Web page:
“Venus is the second planet from the Sun. It is named after the Roman goddess of love and beauty. As the brightest natural object in Earth’s night sky after the Moon, Venus can cast shadows and can be, on rare occasions, visible to the naked eye in broad daylight. Venus lies within Earth’s orbit, and so never appears to venture far from the Sun, either setting in the west just after dusk or rising in the east a little while before dawn.
Venus is a terrestrial planet and is sometimes called Earth’s “sister planet” because of their similar size, mass, proximity to the Sun, and bulk composition.
As one of the brightest objects in the sky, Venus has been a major fixture in human culture for as long as records have existed. It has been made sacred to gods of many cultures, and has been a prime inspiration for writers and poets as the “morning star” and “evening star”. Venus was the first planet to have its motions plotted across the sky, as early as the second millennium BC.
Due to its proximity to Earth, Venus has been a prime target for early interplanetary exploration. It was the first planet beyond Earth visited by a spacecraft (Mariner 2 in 1962), and the first to be successfully landed on (by Venera 7 in 1970). Venus’s thick clouds render observation of its surface impossible in visible light, and the first detailed maps did not emerge until the arrival of the Magellan orbiter in 1991.”
From the website of the BBC Sky at Night magazine:
“Venus returns to evening skies in April 2021, making it a planet to keep an eye on for the rest of the year…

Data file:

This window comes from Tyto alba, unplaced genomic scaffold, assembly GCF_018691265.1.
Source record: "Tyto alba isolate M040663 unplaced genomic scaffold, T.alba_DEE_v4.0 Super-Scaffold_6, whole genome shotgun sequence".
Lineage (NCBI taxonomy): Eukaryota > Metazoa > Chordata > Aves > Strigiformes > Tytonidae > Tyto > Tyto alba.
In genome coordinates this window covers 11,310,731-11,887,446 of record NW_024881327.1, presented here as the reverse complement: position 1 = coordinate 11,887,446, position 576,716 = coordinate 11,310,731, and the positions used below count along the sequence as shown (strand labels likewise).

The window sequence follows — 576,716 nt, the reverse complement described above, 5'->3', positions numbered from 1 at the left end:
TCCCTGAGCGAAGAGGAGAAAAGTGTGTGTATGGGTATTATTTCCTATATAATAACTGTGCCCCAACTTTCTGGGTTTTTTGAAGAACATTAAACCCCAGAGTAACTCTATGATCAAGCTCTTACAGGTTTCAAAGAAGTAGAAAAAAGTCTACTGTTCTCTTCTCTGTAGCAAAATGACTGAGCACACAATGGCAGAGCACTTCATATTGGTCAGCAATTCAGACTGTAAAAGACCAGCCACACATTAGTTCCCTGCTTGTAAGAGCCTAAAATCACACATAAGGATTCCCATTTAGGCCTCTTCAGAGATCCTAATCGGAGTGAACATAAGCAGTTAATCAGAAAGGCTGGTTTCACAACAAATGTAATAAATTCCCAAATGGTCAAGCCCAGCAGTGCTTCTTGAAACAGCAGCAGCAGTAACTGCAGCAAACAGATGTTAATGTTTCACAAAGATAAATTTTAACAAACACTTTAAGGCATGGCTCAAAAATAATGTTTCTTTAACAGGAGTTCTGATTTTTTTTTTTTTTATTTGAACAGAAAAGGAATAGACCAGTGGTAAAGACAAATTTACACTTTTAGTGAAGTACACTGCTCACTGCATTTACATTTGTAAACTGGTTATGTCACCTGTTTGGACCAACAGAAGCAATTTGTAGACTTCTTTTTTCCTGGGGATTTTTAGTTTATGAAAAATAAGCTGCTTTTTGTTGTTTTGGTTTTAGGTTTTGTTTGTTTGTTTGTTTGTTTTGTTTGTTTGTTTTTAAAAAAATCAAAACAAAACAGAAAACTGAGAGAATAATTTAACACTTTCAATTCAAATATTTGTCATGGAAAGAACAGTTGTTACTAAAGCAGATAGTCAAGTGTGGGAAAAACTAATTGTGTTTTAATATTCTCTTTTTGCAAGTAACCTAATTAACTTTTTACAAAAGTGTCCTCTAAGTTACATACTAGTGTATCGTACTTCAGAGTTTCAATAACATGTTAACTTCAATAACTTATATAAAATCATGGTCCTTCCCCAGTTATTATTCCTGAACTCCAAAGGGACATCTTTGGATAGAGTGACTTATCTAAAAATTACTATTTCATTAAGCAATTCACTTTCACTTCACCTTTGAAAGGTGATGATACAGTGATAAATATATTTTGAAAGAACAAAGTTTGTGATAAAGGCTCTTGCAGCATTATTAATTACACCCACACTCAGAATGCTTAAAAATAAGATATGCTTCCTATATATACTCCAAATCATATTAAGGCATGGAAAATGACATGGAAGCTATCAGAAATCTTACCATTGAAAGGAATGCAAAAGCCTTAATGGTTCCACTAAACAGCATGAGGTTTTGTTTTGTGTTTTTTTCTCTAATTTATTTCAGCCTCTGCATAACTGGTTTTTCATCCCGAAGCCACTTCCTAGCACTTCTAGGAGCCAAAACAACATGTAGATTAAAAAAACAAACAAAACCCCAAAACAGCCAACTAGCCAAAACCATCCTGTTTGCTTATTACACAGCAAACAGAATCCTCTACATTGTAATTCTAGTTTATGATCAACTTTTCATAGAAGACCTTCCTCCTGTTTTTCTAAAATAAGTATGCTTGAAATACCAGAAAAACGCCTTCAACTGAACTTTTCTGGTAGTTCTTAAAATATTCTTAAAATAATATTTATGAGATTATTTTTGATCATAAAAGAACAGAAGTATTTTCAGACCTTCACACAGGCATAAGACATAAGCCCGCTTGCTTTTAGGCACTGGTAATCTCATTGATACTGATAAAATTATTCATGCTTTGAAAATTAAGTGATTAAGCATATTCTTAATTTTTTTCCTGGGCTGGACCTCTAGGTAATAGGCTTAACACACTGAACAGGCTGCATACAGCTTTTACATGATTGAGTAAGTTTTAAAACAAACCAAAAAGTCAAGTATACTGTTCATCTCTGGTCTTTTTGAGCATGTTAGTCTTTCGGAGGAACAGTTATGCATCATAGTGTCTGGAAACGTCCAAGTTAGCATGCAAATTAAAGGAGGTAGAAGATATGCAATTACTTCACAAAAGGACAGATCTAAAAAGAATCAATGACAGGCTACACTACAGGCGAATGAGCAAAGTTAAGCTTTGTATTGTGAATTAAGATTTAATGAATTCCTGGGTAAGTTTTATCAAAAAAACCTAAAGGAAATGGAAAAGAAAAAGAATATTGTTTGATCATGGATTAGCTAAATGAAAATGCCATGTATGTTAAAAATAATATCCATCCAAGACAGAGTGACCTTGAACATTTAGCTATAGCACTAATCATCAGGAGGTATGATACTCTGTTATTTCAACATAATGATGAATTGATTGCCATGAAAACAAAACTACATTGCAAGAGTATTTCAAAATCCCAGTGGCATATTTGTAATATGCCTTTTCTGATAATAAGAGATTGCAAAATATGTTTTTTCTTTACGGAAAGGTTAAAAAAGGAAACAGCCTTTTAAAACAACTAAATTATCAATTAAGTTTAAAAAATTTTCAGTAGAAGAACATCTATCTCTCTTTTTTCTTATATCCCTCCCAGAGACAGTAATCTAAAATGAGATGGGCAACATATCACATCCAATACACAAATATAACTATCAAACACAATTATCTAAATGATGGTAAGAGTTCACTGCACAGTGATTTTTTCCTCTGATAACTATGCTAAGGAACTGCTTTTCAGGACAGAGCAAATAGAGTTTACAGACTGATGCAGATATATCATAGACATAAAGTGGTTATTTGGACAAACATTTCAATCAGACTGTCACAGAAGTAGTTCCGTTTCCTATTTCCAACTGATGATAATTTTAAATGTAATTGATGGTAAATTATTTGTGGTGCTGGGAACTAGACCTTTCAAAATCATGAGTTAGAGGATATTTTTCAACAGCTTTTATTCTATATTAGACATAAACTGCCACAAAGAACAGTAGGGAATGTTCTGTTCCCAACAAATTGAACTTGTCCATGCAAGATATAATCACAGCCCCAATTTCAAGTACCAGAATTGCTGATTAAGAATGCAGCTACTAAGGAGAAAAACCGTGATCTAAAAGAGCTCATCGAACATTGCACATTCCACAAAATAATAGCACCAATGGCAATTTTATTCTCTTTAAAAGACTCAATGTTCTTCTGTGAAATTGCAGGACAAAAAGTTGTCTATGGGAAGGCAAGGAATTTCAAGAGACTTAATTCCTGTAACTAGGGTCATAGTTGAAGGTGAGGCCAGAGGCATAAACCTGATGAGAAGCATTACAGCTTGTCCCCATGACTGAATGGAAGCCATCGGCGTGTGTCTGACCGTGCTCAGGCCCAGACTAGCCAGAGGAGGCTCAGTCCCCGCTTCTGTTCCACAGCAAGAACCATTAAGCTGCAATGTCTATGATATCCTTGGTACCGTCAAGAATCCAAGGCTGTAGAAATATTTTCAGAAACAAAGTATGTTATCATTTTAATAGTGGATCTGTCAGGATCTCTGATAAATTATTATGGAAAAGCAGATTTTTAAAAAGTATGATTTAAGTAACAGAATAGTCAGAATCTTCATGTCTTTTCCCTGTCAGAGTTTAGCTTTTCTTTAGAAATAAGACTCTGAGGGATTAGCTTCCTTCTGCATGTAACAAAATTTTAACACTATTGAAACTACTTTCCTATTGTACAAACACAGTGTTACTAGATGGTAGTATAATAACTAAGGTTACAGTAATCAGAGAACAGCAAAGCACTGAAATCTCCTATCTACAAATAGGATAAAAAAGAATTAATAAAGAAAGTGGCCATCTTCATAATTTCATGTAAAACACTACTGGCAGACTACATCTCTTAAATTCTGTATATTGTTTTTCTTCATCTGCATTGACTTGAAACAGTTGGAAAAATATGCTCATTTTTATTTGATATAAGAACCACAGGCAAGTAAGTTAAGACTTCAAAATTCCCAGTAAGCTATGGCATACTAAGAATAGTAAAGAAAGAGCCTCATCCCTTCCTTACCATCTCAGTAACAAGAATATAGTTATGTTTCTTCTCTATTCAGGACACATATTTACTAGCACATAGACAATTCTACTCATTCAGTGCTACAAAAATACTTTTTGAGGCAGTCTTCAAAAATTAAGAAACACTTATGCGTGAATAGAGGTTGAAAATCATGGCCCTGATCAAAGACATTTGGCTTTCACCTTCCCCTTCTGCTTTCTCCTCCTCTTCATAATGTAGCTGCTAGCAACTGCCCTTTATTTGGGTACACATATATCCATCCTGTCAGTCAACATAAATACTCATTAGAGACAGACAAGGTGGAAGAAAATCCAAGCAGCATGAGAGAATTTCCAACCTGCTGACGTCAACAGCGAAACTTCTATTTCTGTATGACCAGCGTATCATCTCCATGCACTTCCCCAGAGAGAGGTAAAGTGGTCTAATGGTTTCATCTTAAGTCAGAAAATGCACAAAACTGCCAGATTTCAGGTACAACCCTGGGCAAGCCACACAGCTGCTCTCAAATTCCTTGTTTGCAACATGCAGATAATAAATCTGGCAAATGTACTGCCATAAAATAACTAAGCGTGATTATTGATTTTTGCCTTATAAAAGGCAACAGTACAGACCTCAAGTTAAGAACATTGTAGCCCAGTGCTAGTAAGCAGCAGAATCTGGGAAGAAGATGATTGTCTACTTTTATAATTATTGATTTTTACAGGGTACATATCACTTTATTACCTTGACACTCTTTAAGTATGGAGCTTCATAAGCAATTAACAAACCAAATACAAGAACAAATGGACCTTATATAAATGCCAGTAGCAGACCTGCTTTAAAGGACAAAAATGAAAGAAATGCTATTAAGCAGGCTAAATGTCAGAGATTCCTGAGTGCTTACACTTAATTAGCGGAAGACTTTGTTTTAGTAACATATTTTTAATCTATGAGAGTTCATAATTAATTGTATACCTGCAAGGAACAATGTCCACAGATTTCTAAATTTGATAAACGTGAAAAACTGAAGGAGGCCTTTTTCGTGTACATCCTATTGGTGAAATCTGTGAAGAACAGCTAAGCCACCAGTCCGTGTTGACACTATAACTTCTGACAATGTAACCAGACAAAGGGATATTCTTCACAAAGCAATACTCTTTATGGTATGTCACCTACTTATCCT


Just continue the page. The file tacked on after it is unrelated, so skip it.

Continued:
Mercury and Venus have a close encounter on 25 April. Venus was in superior conjunction on 25 March and is now emerging into the evening sky.
Its separation from the Sun isn’t great in April, but the steep angle the ecliptic plane makes with the western horizon at sunset during spring helps keep Venus above the horizon after sunset.
On 25 April, Venus and Mercury appear separated by just 1.2˚ after the Sun has set. They remain above the west-northwest horizon for around 45 minutes after the Sun…”
From the website of Le Gallerie degli Uffizi (Florence):
“Known as the “Birth of Venus”, the composition actually shows the goddess of love and beauty arriving on land, on the island of Cyprus, born of the sea spray and blown there by the winds, Zephyr and, perhaps, Aura. The goddess is standing on a giant scallop shell, as pure and as perfect as a pearl. She is met by a young woman, who is sometimes identified as one of the Graces or as the Hora of spring, and who holds out a cloak covered in flowers. Even the roses, blown in by the wind are a reminder of spring. The subject of the painting, which celebrates Venus as symbol of love and beauty, was perhaps suggested by the poet Agnolo Poliziano.
It is highly probable that the work was commissioned by a member of the Medici family, although there is nothing written about the painting before 1550, when Giorgio Vasari describes it in the Medici’s Villa of Castello, owned by the cadet branch of the Medici family since the mid-15th century. This hypothesis would seem to be born out by the orange trees in the painting, which are considered an emblem of the Medici dynasty, on account of the assonance between the family name and the name of the orange tree, which at the time was ‘mala medica’.
Unlike the “Allegory of Spring”, which is painted on wood, the “Birth of Venus” was painted on canvas, a support that was widely used throughout the 15th century for decorative works destined to noble houses.
Botticelli takes his inspiration from classical statues for Venus’ modest pose, as she covers her nakedness with long, blond hair, which has reflections of light from the fact that it has been gilded; even the Winds, the pair flying in one another’s embrace, is based on an ancient work, a gem from the Hellenistic period, owned by Lorenzo the Magnificent.”